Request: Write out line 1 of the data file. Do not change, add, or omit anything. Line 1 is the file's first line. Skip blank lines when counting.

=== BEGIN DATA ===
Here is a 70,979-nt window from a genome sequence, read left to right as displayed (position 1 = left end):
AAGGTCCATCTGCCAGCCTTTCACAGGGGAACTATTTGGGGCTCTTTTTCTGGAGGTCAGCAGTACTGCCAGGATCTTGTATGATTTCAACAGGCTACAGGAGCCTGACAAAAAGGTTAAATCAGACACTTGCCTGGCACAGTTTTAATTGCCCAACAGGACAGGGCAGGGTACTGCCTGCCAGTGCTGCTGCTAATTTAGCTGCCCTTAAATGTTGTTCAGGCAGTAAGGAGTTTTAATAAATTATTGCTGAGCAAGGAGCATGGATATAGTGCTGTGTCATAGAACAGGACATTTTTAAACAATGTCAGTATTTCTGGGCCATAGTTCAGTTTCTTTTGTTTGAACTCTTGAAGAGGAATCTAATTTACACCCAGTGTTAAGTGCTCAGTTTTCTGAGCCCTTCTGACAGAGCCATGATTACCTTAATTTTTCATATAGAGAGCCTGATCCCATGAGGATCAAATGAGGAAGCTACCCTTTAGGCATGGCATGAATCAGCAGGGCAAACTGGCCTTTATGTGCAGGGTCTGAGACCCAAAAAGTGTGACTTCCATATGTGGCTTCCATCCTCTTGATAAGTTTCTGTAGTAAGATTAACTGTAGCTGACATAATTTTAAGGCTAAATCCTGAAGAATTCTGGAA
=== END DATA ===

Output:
Here is a 70,979-nt window from a genome sequence, read left to right as displayed (position 1 = left end):